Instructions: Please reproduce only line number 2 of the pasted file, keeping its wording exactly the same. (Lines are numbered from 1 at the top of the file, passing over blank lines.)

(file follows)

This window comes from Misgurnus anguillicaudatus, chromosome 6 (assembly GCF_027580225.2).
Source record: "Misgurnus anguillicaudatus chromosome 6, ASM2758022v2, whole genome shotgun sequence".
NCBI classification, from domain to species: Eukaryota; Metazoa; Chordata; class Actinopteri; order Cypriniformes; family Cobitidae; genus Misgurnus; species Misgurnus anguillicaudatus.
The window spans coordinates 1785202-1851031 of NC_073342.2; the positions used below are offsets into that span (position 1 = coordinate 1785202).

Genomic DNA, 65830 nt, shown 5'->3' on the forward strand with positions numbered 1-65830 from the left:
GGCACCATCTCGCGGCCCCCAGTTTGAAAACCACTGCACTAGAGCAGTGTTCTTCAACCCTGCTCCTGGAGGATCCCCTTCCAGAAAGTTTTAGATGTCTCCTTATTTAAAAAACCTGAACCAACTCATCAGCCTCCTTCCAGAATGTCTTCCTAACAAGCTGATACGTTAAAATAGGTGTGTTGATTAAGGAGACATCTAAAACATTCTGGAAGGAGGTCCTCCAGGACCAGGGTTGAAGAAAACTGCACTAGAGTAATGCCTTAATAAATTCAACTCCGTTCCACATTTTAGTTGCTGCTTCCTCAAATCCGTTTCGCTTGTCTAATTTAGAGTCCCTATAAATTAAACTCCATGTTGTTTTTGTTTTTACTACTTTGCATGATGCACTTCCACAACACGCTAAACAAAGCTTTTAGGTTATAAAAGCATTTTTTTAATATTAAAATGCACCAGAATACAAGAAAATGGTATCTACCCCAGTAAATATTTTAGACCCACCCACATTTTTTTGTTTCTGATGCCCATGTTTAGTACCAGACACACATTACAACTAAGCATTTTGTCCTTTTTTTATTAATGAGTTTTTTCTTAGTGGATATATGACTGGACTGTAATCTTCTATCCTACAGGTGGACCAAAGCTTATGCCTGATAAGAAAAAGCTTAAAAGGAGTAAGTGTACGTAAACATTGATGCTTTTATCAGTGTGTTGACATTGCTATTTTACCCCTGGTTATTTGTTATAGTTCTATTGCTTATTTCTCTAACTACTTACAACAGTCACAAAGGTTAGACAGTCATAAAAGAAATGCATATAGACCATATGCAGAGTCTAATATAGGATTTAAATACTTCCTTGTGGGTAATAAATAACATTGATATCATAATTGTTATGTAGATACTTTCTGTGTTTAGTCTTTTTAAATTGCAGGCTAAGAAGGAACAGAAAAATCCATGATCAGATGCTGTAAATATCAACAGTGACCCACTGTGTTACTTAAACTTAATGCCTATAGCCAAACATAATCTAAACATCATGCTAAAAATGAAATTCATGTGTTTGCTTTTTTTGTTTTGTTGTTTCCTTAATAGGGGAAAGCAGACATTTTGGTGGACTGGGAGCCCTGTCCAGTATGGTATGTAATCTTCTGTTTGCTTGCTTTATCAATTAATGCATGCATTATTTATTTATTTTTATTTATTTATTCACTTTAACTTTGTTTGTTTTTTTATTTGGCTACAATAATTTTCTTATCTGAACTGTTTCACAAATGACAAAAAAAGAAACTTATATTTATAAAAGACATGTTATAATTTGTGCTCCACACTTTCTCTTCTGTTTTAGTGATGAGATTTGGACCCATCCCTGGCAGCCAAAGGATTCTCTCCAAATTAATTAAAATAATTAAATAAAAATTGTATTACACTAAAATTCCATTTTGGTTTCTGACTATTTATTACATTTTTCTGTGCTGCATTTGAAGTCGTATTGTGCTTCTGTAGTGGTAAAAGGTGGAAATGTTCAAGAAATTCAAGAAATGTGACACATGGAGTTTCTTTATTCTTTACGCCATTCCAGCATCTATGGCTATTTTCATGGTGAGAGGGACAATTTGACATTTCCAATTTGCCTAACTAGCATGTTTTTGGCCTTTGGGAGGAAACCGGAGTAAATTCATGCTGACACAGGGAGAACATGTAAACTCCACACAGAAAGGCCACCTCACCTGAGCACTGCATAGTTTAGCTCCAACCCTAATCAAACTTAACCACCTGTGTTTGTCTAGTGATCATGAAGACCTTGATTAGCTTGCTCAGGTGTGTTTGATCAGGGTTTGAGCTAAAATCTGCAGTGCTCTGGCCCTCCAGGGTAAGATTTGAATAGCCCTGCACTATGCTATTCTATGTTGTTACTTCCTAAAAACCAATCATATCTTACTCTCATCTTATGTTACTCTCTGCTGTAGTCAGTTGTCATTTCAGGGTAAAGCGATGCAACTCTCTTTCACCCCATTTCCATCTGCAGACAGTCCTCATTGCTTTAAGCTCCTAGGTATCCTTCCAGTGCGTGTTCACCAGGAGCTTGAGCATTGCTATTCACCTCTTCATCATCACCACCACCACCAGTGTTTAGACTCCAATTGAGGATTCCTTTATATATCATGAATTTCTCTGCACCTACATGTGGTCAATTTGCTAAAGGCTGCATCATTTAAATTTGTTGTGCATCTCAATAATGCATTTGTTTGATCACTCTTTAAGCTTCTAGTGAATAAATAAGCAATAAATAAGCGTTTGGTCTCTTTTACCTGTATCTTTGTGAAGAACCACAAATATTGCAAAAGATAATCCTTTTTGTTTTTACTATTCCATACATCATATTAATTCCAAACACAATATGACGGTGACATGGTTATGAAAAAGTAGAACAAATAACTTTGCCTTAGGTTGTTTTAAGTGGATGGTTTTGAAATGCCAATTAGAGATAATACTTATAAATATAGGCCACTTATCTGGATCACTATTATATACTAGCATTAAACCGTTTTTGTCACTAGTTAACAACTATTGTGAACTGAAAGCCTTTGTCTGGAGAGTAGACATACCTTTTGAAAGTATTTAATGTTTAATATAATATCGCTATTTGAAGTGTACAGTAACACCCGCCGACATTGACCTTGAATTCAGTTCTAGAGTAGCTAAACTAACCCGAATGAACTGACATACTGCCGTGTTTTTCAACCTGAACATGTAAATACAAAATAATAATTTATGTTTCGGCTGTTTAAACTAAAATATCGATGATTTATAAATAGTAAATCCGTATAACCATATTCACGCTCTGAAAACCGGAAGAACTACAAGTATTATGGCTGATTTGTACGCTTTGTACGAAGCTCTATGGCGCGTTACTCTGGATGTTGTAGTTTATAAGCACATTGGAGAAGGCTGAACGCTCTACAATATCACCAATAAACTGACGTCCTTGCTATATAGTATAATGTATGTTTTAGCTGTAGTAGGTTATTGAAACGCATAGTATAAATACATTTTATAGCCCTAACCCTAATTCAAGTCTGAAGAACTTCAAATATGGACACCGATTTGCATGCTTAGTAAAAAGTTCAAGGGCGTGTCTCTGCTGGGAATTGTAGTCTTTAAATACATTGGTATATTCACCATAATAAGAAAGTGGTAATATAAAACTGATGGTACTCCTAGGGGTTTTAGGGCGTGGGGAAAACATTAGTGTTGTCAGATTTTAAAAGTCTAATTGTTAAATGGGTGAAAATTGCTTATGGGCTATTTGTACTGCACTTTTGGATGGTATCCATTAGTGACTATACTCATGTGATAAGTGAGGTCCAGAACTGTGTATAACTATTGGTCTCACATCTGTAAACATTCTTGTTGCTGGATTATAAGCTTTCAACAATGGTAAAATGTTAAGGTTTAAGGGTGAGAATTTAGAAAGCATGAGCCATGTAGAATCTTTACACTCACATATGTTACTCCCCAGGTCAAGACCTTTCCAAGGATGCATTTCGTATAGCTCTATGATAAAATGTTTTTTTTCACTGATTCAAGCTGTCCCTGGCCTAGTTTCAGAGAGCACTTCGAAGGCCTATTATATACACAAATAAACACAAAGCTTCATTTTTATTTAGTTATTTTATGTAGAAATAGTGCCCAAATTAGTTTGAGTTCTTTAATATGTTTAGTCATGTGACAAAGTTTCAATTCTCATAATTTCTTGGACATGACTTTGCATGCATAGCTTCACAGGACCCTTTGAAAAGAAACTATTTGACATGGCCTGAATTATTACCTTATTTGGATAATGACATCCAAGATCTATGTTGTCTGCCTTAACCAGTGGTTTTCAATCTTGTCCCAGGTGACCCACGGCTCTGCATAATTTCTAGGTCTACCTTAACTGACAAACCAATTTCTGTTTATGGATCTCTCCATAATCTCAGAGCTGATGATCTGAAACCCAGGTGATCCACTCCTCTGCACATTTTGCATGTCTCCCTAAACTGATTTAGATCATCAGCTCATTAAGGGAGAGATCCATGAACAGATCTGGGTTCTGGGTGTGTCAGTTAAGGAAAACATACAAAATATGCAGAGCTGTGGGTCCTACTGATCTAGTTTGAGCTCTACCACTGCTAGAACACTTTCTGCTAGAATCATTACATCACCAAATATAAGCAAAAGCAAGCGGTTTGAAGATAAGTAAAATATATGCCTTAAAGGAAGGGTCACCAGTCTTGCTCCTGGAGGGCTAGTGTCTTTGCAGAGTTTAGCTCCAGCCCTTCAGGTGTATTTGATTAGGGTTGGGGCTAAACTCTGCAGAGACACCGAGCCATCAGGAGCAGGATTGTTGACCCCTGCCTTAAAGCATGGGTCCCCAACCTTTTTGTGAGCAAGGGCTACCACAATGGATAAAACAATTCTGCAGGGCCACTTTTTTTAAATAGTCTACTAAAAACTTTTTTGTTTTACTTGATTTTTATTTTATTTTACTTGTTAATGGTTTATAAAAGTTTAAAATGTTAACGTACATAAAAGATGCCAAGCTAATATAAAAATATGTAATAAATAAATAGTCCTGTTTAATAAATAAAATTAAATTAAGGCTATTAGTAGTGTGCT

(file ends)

Source record: "Misgurnus anguillicaudatus chromosome 6, ASM2758022v2, whole genome shotgun sequence".